Chris Theodore Unveils Lightweight Chassis at SAE

Chris Theodore has been working on a lightweight chassis that reduces manufacturing costs, cuts weight and makes electric vehicles increase their mileage.

The chassis will work on all sorts of vehicles and Theodore plans to unveil his creation this week at the SAE World Congress. The manufacturer is well known in the automotive industry thanks to its involvement in the creation of the Ford GT and the Dodge Viper.

With the go ahead from Ford, he got permission to use for his chassis the powertrain and suspension from a Ford GT model. Theodore explains that his lightweight chassis is brilliant by design due to its concept that connects front and rear powertrain and suspension components to a rigid backbone. Most vehicles use designs for their chassis like body-on-frame construction.

Theodore seeks for feedback at the SAE World Congress, especially from manufacturers that are involved in specialty vehicles, plug-in hybrid-electric vehicles, and battery-electric vehicles. According to Jay Baron, CEO of the Center for Automotive Research in Ann Arbor, Michigan, the chassis success will be directly related to its production cost.

The cost is critical. The design looks expensive and its success will be highly cost dependent," Baron states. "The design is clearly aimed at high-end vehicles, and not mass-produced mainstream vehicles," he adds.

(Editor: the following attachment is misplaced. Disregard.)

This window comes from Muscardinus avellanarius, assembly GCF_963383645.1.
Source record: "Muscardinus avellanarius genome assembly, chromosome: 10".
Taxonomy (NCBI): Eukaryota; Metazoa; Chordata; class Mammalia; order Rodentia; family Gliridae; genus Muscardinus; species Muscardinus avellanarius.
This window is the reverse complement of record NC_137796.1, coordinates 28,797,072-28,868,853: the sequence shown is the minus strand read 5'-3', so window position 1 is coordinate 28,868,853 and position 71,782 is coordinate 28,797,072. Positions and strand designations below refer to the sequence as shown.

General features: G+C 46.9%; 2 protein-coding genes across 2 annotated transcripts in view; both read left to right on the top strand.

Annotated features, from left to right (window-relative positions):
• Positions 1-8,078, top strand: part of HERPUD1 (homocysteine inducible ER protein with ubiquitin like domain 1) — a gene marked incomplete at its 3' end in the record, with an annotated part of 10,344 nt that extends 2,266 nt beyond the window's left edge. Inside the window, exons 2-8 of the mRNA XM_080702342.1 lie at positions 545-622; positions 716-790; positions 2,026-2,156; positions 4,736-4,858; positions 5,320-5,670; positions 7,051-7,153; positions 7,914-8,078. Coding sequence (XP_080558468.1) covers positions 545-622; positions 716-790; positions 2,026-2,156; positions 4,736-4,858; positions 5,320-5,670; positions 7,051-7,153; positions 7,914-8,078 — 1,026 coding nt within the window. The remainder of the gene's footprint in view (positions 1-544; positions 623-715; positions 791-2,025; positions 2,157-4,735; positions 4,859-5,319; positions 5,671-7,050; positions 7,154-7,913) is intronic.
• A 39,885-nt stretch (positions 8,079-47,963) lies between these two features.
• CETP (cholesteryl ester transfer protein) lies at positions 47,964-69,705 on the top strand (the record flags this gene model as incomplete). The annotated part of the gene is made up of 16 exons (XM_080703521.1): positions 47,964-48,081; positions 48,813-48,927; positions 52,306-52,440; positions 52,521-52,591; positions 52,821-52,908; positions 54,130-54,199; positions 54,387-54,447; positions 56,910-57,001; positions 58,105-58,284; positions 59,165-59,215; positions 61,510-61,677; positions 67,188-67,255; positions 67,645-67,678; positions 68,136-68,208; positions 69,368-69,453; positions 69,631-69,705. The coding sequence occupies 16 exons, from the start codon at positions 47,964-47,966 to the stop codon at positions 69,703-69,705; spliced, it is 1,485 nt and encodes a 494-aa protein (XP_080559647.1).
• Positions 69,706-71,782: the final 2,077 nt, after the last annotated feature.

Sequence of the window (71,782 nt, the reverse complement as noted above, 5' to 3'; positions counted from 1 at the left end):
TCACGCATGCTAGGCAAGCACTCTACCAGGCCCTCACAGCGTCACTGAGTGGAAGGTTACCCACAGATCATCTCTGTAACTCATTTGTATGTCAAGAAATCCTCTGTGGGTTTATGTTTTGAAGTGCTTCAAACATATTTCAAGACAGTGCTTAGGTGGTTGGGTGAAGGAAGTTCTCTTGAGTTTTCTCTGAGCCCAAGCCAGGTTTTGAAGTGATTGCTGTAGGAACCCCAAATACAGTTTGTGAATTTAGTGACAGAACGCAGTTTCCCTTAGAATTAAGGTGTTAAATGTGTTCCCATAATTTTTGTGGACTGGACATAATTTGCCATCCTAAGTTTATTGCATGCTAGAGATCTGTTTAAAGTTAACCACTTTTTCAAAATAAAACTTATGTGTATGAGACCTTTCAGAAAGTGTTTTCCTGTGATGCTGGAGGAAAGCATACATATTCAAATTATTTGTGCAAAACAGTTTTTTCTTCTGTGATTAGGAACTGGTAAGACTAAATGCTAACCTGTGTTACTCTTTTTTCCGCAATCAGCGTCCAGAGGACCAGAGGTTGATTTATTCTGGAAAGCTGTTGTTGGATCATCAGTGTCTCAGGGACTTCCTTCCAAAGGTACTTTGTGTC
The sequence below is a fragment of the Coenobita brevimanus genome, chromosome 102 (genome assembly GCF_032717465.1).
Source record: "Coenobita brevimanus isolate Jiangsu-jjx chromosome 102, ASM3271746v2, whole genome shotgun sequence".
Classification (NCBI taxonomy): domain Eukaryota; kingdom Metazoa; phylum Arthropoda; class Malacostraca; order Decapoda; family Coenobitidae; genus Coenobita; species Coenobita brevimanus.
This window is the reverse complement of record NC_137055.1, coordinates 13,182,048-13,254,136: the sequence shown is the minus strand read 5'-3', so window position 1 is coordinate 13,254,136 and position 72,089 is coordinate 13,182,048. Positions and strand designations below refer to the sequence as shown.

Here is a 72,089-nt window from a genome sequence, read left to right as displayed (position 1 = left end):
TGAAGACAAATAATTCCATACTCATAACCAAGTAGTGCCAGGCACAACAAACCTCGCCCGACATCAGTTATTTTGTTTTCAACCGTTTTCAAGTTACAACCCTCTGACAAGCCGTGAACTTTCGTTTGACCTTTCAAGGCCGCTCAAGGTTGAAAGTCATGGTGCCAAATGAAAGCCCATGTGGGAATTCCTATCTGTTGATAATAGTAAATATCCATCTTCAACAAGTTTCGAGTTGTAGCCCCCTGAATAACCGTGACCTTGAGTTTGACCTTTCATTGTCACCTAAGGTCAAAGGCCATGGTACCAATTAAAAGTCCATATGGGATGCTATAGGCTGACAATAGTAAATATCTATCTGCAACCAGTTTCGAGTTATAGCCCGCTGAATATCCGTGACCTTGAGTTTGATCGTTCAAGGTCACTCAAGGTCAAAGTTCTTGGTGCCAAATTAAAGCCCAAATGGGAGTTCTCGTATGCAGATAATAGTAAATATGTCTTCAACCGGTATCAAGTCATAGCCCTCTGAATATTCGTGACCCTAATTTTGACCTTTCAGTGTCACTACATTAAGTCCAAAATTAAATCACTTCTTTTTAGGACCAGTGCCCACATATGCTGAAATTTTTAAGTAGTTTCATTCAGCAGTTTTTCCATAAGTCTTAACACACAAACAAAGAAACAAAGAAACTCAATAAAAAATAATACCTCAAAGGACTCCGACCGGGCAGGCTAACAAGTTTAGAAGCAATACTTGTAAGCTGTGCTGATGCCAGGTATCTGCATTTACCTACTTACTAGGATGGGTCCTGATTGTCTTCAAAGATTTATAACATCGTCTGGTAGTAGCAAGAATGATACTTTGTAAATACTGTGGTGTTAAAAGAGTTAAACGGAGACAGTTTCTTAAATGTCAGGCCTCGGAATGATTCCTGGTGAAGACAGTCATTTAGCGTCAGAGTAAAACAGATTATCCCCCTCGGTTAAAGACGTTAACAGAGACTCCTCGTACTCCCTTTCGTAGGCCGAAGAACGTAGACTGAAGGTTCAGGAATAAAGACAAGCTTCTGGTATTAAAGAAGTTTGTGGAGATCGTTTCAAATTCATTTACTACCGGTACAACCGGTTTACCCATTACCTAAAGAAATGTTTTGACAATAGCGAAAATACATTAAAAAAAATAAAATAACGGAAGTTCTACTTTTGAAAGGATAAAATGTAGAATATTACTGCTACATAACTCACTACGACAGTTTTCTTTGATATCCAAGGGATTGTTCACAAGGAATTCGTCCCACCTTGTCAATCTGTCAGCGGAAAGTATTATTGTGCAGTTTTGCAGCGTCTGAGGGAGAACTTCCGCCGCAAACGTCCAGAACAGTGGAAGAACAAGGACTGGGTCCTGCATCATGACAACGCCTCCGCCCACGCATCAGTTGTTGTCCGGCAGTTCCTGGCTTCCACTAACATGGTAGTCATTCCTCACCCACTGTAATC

The chassis features some innovative and smart design solutions like the backbone that has the capability to house the battery itself. As a result of this technical solution, weight has been saved and therefore fuel efficiency has been increased.

"Efficiency is always important on hybrid-electric and battery-electric vehicles because the batteries are so expensive and heavy," he said. "If it can be weight-efficient with a structure like Uni-Chassis, then that makes the business case more palatable," adds Theodore.

Another technical aspect of his lightweight chassis is the possibility of the interchangeable bodies and powertrains to be fitted on the same chassis. As a consequence to this, a whole range of different models can be designed using the same chassis and all this is possible by extending the backbone.

Theodore explains: "A big advantage was keeping the investment low and being able to design a chassis to serve multiple masters. Here you have a fully supporting chassis that has the powertrain and everything else, and you can do custom bodies or multiple bodies on the same chassis."
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